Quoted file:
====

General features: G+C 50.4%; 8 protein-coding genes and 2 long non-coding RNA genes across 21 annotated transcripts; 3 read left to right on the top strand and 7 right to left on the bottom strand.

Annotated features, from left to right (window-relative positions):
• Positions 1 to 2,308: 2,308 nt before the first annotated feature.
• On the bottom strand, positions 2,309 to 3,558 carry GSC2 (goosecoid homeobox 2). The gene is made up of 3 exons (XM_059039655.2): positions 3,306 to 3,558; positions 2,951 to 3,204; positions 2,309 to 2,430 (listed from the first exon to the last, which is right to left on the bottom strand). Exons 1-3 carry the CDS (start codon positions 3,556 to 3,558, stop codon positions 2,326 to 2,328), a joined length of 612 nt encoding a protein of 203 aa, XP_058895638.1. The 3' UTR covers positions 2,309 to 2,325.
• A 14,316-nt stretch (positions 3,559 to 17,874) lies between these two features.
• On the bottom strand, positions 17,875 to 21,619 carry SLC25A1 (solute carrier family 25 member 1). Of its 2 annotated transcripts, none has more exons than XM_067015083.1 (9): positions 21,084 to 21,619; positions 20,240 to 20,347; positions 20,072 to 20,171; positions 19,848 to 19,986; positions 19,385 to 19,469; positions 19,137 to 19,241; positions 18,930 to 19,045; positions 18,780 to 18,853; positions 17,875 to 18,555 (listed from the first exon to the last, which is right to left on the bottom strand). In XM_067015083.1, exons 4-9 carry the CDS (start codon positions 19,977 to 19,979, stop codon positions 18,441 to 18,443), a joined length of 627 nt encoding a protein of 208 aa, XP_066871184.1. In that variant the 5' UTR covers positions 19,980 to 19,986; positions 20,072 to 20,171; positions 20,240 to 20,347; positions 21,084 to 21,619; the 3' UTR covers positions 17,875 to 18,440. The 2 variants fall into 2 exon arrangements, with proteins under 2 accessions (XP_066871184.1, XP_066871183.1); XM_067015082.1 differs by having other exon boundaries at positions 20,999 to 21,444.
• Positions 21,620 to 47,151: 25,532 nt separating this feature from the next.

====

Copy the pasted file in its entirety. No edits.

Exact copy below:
General features: G+C 50.4%; 8 protein-coding genes and 2 long non-coding RNA genes across 21 annotated transcripts; 3 read left to right on the top strand and 7 right to left on the bottom strand.

Annotated features, from left to right (window-relative positions):
• Positions 1 to 2,308: 2,308 nt before the first annotated feature.
• On the bottom strand, positions 2,309 to 3,558 carry GSC2 (goosecoid homeobox 2). The gene is made up of 3 exons (XM_059039655.2): positions 3,306 to 3,558; positions 2,951 to 3,204; positions 2,309 to 2,430 (listed from the first exon to the last, which is right to left on the bottom strand). Exons 1-3 carry the CDS (start codon positions 3,556 to 3,558, stop codon positions 2,326 to 2,328), a joined length of 612 nt encoding a protein of 203 aa, XP_058895638.1. The 3' UTR covers positions 2,309 to 2,325.
• A 14,316-nt stretch (positions 3,559 to 17,874) lies between these two features.
• On the bottom strand, positions 17,875 to 21,619 carry SLC25A1 (solute carrier family 25 member 1). Of its 2 annotated transcripts, none has more exons than XM_067015083.1 (9): positions 21,084 to 21,619; positions 20,240 to 20,347; positions 20,072 to 20,171; positions 19,848 to 19,986; positions 19,385 to 19,469; positions 19,137 to 19,241; positions 18,930 to 19,045; positions 18,780 to 18,853; positions 17,875 to 18,555 (listed from the first exon to the last, which is right to left on the bottom strand). In XM_067015083.1, exons 4-9 carry the CDS (start codon positions 19,977 to 19,979, stop codon positions 18,441 to 18,443), a joined length of 627 nt encoding a protein of 208 aa, XP_066871184.1. In that variant the 5' UTR covers positions 19,980 to 19,986; positions 20,072 to 20,171; positions 20,240 to 20,347; positions 21,084 to 21,619; the 3' UTR covers positions 17,875 to 18,440. The 2 variants fall into 2 exon arrangements, with proteins under 2 accessions (XP_066871184.1, XP_066871183.1); XM_067015082.1 differs by having other exon boundaries at positions 20,999 to 21,444.
• Positions 21,620 to 47,151: 25,532 nt separating this feature from the next.